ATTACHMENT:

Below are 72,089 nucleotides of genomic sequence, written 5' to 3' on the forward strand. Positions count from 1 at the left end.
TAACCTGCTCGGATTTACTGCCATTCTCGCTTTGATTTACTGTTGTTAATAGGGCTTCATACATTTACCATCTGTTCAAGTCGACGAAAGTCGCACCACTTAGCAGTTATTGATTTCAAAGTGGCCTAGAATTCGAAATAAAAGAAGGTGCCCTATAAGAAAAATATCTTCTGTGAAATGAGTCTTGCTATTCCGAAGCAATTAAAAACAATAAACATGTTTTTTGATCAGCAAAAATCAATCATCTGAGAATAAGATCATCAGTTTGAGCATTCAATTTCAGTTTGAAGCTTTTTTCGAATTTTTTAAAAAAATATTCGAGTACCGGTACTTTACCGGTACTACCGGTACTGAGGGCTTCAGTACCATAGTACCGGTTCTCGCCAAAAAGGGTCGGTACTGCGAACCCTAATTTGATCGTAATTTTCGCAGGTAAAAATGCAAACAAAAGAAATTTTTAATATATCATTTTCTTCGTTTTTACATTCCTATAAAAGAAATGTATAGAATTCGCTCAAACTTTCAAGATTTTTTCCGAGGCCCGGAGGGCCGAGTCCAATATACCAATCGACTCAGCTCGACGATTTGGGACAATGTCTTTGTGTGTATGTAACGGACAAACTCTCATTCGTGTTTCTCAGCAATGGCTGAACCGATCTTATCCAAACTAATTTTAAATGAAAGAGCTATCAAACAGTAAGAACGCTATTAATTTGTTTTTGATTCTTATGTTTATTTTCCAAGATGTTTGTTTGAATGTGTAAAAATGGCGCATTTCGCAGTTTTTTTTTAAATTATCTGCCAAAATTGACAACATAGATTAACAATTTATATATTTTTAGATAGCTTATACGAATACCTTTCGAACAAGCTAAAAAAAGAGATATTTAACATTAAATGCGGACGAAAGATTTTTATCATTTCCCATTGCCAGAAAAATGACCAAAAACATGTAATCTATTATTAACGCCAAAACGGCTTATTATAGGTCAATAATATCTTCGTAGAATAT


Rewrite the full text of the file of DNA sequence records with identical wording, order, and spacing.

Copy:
Below are 72,089 nucleotides of genomic sequence, written 5' to 3' on the forward strand. Positions count from 1 at the left end.
TAACCTGCTCGGATTTACTGCCATTCTCGCTTTGATTTACTGTTGTTAATAGGGCTTCATACATTTACCATCTGTTCAAGTCGACGAAAGTCGCACCACTTAGCAGTTATTGATTTCAAAGTGGCCTAGAATTCGAAATAAAAGAAGGTGCCCTATAAGAAAAATATCTTCTGTGAAATGAGTCTTGCTATTCCGAAGCAATTAAAAACAATAAACATGTTTTTTGATCAGCAAAAATCAATCATCTGAGAATAAGATCATCAGTTTGAGCATTCAATTTCAGTTTGAAGCTTTTTTCGAATTTTTTAAAAAAATATTCGAGTACCGGTACTTTACCGGTACTACCGGTACTGAGGGCTTCAGTACCATAGTACCGGTTCTCGCCAAAAAGGGTCGGTACTGCGAACCCTAATTTGATCGTAATTTTCGCAGGTAAAAATGCAAACAAAAGAAATTTTTAATATATCATTTTCTTCGTTTTTACATTCCTATAAAAGAAATGTATAGAATTCGCTCAAACTTTCAAGATTTTTTCCGAGGCCCGGAGGGCCGAGTCCAATATACCAATCGACTCAGCTCGACGATTTGGGACAATGTCTTTGTGTGTATGTAACGGACAAACTCTCATTCGTGTTTCTCAGCAATGGCTGAACCGATCTTATCCAAACTAATTTTAAATGAAAGAGCTATCAAACAGTAAGAACGCTATTAATTTGTTTTTGATTCTTATGTTTATTTTCCAAGATGTTTGTTTGAATGTGTAAAAATGGCGCATTTCGCAGTTTTTTTTTAAATTATCTGCCAAAATTGACAACATAGATTAACAATTTATATATTTTTAGATAGCTTATACGAATACCTTTCGAACAAGCTAAAAAAAGAGATATTTAACATTAAATGCGGACGAAAGATTTTTATCATTTCCCATTGCCAGAAAAATGACCAAAAACATGTAATCTATTATTAACGCCAAAACGGCTTATTATAGGTCAATAATATCTTCGTAGAATAT